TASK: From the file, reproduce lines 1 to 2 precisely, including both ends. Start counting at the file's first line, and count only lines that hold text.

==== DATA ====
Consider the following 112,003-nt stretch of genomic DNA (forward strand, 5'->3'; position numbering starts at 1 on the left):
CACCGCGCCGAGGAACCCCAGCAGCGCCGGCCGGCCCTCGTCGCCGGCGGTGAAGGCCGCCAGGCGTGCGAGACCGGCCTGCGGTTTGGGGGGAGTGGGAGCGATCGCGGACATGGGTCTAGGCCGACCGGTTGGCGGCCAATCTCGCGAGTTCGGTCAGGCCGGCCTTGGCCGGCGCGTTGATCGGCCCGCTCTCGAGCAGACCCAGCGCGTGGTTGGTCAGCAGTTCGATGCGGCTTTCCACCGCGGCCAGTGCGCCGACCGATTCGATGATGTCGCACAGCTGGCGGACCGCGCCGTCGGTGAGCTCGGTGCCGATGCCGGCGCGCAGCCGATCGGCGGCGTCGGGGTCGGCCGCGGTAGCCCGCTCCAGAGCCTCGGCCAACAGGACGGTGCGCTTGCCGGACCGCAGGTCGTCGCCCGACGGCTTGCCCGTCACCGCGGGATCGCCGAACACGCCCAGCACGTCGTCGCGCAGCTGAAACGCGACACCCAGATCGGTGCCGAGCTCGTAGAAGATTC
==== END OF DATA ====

Consider the following 112,003-nt stretch of genomic DNA (forward strand, 5'->3'; position numbering starts at 1 on the left):
CACCGCGCCGAGGAACCCCAGCAGCGCCGGCCGGCCCTCGTCGCCGGCGGTGAAGGCCGCCAGGCGTGCGAGACCGGCCTGCGGTTTGGGGGGAGTGGGAGCGATCGCGGACATGGGTCTAGGCCGACCGGTTGGCGGCCAATCTCGCGAGTTCGGTCAGGCCGGCCTTGGCCGGCGCGTTGATCGGCCCGCTCTCGAGCAGACCCAGCGCGTGGTTGGTCAGCAGTTCGATGCGGCTTTCCACCGCGGCCAGTGCGCCGACCGATTCGATGATGTCGCACAGCTGGCGGACCGCGCCGTCGGTGAGCTCGGTGCCGATGCCGGCGCGCAGCCGATCGGCGGCGTCGGGGTCGGCCGCGGTAGCCCGCTCCAGAGCCTCGGCCAACAGGACGGTGCGCTTGCCGGACCGCAGGTCGTCGCCCGACGGCTTGCCCGTCACCGCGGGATCGCCGAACACGCCCAGCACGTCGTCGCGCAGCTGAAACGCGACACCCAGATCGGTGCCGAGCTCGTAGAAGATTC